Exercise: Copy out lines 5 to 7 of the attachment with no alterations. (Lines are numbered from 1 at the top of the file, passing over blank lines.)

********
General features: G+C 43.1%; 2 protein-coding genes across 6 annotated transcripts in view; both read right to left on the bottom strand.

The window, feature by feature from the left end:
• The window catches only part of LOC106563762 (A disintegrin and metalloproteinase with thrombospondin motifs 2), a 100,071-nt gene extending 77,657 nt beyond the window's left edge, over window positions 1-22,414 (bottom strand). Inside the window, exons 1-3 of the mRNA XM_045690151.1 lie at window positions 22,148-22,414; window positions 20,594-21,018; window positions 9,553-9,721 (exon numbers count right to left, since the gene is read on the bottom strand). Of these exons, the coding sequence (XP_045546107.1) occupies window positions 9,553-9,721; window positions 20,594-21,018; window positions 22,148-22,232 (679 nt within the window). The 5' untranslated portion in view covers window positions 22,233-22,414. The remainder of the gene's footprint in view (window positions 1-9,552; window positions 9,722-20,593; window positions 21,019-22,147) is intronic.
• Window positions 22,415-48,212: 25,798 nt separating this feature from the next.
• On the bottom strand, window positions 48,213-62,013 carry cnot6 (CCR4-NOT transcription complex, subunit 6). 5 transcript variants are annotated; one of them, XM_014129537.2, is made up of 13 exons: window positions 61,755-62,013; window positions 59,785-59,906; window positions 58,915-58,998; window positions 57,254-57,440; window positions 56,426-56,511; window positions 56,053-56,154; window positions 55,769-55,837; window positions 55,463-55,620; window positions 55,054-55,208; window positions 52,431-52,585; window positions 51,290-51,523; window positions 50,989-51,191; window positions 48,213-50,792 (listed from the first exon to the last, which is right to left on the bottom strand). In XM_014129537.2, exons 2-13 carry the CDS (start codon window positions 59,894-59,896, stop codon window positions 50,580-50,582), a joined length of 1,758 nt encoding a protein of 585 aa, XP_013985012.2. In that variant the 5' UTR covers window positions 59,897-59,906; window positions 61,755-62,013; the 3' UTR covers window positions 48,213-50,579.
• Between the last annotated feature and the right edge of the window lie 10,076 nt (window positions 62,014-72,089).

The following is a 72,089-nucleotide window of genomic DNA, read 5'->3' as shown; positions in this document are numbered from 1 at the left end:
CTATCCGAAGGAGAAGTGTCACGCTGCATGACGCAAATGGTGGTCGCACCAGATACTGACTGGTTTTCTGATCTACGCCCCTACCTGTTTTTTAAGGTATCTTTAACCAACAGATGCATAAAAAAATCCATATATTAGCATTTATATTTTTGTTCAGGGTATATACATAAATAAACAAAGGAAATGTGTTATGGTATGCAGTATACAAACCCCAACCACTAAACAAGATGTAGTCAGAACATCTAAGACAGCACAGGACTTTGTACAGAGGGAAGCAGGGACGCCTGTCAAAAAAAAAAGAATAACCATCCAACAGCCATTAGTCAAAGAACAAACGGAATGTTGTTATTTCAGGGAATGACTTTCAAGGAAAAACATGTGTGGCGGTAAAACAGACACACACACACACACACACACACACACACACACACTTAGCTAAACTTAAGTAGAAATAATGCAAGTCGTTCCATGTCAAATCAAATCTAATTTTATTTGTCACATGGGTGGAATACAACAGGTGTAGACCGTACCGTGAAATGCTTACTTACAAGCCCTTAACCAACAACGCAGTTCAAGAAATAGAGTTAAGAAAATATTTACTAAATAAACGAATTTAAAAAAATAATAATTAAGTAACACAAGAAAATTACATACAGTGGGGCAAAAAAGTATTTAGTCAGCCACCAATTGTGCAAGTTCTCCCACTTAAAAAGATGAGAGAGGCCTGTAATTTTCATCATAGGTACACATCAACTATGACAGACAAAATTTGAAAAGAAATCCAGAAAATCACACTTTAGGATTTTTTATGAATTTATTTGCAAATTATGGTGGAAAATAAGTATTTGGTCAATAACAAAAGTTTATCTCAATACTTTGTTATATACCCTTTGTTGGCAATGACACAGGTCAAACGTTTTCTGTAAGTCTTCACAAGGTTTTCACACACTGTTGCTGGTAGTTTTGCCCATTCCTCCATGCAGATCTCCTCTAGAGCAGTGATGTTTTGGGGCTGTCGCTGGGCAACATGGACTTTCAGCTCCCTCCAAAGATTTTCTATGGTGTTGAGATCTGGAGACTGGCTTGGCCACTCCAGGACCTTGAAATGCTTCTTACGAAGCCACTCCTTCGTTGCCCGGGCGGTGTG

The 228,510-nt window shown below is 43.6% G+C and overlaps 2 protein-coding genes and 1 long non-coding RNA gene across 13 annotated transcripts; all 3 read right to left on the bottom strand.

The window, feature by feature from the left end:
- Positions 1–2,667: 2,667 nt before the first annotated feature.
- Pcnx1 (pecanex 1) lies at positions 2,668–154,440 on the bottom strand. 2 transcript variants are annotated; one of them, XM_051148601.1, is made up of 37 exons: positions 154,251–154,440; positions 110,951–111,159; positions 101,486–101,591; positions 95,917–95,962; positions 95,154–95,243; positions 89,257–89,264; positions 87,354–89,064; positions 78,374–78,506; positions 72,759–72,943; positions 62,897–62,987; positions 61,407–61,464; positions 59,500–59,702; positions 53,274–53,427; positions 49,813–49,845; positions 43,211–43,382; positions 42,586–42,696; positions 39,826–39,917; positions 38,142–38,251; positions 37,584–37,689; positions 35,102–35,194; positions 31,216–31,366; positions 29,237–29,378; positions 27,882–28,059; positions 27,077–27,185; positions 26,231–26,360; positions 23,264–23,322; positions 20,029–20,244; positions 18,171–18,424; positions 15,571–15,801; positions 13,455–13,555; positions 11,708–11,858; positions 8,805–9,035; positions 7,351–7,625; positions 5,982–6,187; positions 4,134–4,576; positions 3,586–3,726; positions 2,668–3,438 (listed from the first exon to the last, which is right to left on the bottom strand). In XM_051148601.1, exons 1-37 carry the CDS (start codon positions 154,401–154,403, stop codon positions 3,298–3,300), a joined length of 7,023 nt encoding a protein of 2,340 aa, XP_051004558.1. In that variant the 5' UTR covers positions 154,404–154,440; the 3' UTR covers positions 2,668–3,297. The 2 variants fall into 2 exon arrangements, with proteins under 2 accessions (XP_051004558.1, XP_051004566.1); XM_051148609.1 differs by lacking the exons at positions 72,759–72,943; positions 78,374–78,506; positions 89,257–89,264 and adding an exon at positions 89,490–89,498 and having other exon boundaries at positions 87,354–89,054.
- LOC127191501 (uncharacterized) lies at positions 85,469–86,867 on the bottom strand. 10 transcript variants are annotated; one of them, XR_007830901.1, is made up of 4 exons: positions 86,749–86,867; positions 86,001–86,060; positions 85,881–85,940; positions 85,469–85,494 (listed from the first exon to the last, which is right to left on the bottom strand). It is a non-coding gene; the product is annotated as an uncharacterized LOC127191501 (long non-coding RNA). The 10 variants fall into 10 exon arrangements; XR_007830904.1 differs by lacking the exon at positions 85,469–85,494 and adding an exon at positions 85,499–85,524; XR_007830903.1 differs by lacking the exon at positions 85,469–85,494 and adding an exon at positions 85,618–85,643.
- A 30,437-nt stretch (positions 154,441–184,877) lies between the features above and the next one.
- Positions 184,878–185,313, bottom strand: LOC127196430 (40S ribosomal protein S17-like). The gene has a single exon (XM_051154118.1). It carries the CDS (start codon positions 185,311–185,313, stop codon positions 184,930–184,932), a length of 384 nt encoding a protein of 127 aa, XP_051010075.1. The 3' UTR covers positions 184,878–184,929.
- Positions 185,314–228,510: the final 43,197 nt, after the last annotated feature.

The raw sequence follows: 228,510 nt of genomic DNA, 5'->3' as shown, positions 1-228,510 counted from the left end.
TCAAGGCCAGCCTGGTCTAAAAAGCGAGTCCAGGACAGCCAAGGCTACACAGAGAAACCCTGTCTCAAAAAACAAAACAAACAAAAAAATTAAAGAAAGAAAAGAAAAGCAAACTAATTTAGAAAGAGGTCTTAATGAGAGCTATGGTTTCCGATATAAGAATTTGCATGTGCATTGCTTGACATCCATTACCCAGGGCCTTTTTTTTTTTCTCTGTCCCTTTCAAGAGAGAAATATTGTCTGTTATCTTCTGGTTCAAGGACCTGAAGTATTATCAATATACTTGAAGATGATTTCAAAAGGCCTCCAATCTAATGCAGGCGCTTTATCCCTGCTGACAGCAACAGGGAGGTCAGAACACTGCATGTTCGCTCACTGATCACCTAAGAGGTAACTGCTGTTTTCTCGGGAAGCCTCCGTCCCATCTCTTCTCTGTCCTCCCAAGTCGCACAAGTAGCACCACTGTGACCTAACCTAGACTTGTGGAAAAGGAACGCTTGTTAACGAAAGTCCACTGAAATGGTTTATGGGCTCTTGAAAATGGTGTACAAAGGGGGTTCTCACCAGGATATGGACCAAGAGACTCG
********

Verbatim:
• On the bottom strand, window positions 48,213-62,013 carry cnot6 (CCR4-NOT transcription complex, subunit 6). 5 transcript variants are annotated; one of them, XM_014129537.2, is made up of 13 exons: window positions 61,755-62,013; window positions 59,785-59,906; window positions 58,915-58,998; window positions 57,254-57,440; window positions 56,426-56,511; window positions 56,053-56,154; window positions 55,769-55,837; window positions 55,463-55,620; window positions 55,054-55,208; window positions 52,431-52,585; window positions 51,290-51,523; window positions 50,989-51,191; window positions 48,213-50,792 (listed from the first exon to the last, which is right to left on the bottom strand). In XM_014129537.2, exons 2-13 carry the CDS (start codon window positions 59,894-59,896, stop codon window positions 50,580-50,582), a joined length of 1,758 nt encoding a protein of 585 aa, XP_013985012.2. In that variant the 5' UTR covers window positions 59,897-59,906; window positions 61,755-62,013; the 3' UTR covers window positions 48,213-50,579.
• Between the last annotated feature and the right edge of the window lie 10,076 nt (window positions 62,014-72,089).

The following is a 72,089-nucleotide window of genomic DNA, read 5'->3' as shown; positions in this document are numbered from 1 at the left end: